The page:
The two put their handbags on the table as they take the weight off their feet. The one with a clutch runs her right arm through the seat, then brings the arm close to her face where there’s enough light, and finally sits. You instantly start liking her, she reminds you of your favorite ex – that particular ex that you think you’d always date again if things worked out.
So when your boys join the dance floor, you constrain yourself on your stool planning an attack. Luckily, in one of your long gazes at her, she coincidentally looks your side. You lock eyes. You grin, she smiles, then she looks away. To avoid killing the moment, you walk to her table in the pretence of asking her for a dance. She turns down your offer (which is a relief anyway because you can’t shake a muscle even if your life depended on it, how else would you have established a common talking ground?). You set out to her table alone, you come back two (si that’s what you people call God’s blessings? ).
You flatter her kidogo. She feels good and wanted. You ask what brand she likes, “Black Tower” she says. You order it – kwani what’s money (pesa ni nini)! She feels comfortable and safe. Safe because what else do you think a woman likes other than a man that is willing to spend on her? That thing wins a woman’s soul.
After about an hour, you both start being fidgety. Once in a while you find your tongue sliding down her neck… She finds her arms under your shirt… Blah blah blah. You finally leave the place and order a cab home. Actually she orders, using your phone. You came in a rendezvous, you are now leaving one after the other. You don’t know if that makes sense, heck you don’t care. Si everybody has their problems? But one thing you are sure is that Tom – the only careful guy among all of you will finally have to drive the car home. Tom is always the guy that doesn’t just blake hivihivi. So the rende sees you off wishing you nice time with your kill.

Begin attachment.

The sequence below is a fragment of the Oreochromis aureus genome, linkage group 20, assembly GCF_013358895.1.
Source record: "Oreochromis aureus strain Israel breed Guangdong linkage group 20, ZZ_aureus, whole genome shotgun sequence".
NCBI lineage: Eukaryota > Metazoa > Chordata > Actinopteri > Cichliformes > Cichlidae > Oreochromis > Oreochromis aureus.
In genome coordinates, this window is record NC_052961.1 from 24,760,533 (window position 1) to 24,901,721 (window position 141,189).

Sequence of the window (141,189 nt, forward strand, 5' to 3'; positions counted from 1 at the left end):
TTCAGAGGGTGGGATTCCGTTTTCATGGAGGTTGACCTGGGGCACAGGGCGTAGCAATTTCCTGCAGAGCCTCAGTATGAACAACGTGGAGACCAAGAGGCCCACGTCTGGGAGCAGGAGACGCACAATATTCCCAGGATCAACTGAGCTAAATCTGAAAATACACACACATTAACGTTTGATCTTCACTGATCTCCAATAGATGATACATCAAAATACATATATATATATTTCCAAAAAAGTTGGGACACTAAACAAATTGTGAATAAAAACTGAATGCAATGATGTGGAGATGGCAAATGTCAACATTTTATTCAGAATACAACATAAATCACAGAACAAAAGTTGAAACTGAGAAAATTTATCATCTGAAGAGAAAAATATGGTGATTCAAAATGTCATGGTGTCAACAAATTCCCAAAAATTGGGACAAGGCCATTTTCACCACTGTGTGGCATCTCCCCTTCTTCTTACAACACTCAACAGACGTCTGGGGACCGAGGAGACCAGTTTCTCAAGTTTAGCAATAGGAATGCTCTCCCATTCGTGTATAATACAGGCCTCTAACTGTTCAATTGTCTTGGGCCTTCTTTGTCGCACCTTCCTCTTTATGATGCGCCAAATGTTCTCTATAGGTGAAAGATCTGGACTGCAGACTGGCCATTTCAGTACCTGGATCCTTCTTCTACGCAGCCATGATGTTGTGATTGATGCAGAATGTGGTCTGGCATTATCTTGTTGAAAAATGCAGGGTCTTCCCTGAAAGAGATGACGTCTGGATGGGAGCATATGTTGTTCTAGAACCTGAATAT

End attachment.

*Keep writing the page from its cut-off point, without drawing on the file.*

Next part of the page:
The moment your first leg steps in your house, she almost ripps off your trouser. When you are struggling to lock the door, you kneel on the switch, “let there be light,” the switch commands. She sinks into your lips and sucks the hell out of it. She tastes like mango juice, you tell yourself. She’s gasping. Finally, you fall onto bed with a thud. A few seconds away from fulfilling the promise made to your man earlier while in the gents, your phone rings. You think of ignoring it but then think through it. A call coming in at 1:30 am isn’t something to take for granted. So you check the phone, Tom calling. You pick expecting some bad happening the other end.
“Jamaa, umesoma text yangu?” he asks.
“Zii, haven’t been on the phone..”
“Poa, check it sai.” Then he hangs up. You open your messages. “Usisahau kutumia CD man!” the message reads. You bite your teeth and throw the phone away. You then move the packet closer. Before hitting it, you well enough remember to wear rubber.
Hunny is so fine for your liking, you tell yourself. At about 4 AM, you are awaken by her incessant coughs. Girl coughs you’d think she earns from it. This goes on for the next thirty minutes and deprive your sleep. You ask what’s wrong and she says she doesn’t know. At about 6, when the coughs have now reduced, she asks for one more (just in case you are not promising to keep her (hehehe)), you pretend you are tired and turn down the offer.
When you are taking breakfast, one of the boys updates his status, “Great time that was,” that means they are all fine. Reason to smile. You turn to your catch and ask, “By the way, what’s your name?” she grins and says it. Then while taking her away, you pass by the clinic just to check your medical statuses (which was your idea). After taking your blood samples, she excuses herself for a minute. You remain there waiting the results of both of you. Her blood tests HIV positive.